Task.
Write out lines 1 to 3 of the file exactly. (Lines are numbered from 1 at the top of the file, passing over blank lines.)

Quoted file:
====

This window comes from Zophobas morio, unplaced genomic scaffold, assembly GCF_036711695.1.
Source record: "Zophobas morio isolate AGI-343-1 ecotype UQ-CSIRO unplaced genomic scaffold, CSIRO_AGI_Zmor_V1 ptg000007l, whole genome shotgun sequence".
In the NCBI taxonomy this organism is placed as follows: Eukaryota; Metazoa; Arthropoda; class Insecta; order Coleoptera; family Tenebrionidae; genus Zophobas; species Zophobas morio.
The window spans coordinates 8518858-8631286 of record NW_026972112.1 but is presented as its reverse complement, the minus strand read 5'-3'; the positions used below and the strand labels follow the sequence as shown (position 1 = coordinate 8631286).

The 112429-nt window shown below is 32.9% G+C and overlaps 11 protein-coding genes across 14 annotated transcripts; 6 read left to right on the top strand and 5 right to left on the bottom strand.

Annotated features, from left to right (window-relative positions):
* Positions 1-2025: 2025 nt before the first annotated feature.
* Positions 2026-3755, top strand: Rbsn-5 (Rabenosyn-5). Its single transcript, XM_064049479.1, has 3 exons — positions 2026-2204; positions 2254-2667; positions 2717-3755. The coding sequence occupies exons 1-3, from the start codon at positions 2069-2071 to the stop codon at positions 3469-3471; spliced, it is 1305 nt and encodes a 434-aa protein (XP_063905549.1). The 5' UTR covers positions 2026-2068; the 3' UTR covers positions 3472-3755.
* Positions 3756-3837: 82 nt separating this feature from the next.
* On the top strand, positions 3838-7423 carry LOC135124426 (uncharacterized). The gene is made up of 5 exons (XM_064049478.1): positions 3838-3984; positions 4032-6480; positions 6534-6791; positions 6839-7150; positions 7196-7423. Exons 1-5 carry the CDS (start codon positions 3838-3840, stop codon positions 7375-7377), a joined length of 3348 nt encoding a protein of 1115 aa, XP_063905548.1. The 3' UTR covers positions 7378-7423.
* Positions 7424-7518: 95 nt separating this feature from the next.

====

This window comes from Zophobas morio, unplaced genomic scaffold, assembly GCF_036711695.1.
Source record: "Zophobas morio isolate AGI-343-1 ecotype UQ-CSIRO unplaced genomic scaffold, CSIRO_AGI_Zmor_V1 ptg000007l, whole genome shotgun sequence".
In the NCBI taxonomy this organism is placed as follows: Eukaryota; Metazoa; Arthropoda; class Insecta; order Coleoptera; family Tenebrionidae; genus Zophobas; species Zophobas morio.